3. Did Palliser establish that it had suffered a loss of profits?

Palliser’s claim for lost profits failed on the facts, and this article concentrates on just the First and Second Issues.

The First Issue

Fate’s policy (‘the Policy’) stated that the insured was “Fate”, its business was “restaurant”, and the risk address was “228 York Road, London”.

Section 6 provided cover for “Accidental Damage to Property not belonging to you or in Your charge or under Your control or that of any Employee”. The question to be answered, therefore, was whether the three upper floors fell within this designation.

Palliser argued that “not belonging to” had a different meaning to “not owned by”. In this regard, it said that, because it had control and exclusive possession of the flats, the property did not belong to Fate, in that sense. Further, Palliser said that the Buildings section of the Policy (“Section 9”) did not cover the flats as they were not occupied for the purposes of the business.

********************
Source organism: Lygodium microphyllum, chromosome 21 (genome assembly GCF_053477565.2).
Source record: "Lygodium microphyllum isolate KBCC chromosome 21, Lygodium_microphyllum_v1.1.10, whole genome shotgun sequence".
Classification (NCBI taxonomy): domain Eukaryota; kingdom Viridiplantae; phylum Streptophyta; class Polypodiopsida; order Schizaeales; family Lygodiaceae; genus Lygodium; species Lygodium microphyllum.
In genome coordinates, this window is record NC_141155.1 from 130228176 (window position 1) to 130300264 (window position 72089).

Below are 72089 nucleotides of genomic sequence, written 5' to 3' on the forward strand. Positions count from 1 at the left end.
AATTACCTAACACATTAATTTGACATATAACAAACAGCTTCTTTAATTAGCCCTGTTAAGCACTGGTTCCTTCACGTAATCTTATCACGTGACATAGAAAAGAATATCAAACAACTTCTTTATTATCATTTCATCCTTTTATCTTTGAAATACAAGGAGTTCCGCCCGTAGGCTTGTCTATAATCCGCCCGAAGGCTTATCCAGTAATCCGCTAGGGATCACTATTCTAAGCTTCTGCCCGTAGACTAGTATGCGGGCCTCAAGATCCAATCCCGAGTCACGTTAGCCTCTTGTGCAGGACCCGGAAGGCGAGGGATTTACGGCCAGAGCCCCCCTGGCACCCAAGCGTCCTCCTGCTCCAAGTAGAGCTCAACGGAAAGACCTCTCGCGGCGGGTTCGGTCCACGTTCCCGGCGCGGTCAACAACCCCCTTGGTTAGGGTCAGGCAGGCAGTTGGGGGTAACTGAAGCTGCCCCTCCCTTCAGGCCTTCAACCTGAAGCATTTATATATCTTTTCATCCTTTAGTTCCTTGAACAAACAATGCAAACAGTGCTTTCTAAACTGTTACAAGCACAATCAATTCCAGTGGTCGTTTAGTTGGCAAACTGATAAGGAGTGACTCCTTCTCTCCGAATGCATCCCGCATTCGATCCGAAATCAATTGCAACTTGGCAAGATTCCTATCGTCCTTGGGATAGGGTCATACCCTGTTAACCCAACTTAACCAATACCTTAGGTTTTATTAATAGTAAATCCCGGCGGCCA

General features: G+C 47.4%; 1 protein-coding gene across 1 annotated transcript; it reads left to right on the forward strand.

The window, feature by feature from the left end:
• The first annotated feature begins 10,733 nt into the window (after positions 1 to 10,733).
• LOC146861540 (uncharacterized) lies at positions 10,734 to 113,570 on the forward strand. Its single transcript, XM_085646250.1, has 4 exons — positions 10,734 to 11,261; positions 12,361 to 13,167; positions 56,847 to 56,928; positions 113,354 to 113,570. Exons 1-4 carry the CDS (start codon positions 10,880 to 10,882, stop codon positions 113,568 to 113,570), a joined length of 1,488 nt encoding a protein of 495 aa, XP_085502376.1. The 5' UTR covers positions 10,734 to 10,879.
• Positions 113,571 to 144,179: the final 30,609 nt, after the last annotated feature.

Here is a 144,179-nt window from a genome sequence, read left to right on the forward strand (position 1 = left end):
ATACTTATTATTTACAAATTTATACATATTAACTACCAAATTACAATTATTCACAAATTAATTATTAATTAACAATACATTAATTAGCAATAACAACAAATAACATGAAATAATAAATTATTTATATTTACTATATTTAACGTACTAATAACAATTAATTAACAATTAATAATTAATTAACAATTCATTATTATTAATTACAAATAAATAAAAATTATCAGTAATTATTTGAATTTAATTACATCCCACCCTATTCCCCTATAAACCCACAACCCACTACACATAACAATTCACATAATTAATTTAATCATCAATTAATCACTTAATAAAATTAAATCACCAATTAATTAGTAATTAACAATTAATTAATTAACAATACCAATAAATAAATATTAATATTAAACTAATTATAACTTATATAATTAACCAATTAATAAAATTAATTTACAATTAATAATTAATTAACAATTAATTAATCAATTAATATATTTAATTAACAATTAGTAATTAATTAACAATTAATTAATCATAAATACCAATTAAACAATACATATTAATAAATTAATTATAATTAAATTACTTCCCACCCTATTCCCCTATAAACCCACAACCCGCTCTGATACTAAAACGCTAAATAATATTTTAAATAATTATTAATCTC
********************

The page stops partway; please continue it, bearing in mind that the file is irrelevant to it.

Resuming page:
The Insurers argued that Section 6 did not cover Palliser’s loss, as the whole building was owned by Fate. They argued that “not belonging to you” was synonymous with “not owned by you”, and that the granting of exclusive possession to Palliser did not mean that Fate, as the landlord, was no longer an owner. They also argued that, because Section 9 provided cover for the Building, the exclusion in Section 6 for property belonging to Fate made perfect sense.

The Judge agreed with the Insurers, and found that the Building did indeed “belong to” Fate as the freehold owner. Further, the Judge said that Section 6 and Section 9 should be viewed as fitting together, with cover for the buildings (which included the upper-floors) being dealt with in Section 9, not Section 6. Accordingly, Palliser’s claims failed, subject to a small portion of the refurbishment costs for fixtures and fittings (£8,500) which unquestionably did not belong to Fate. However, that smaller sum would still be dependent on the Judge’s finding on the Second Issue.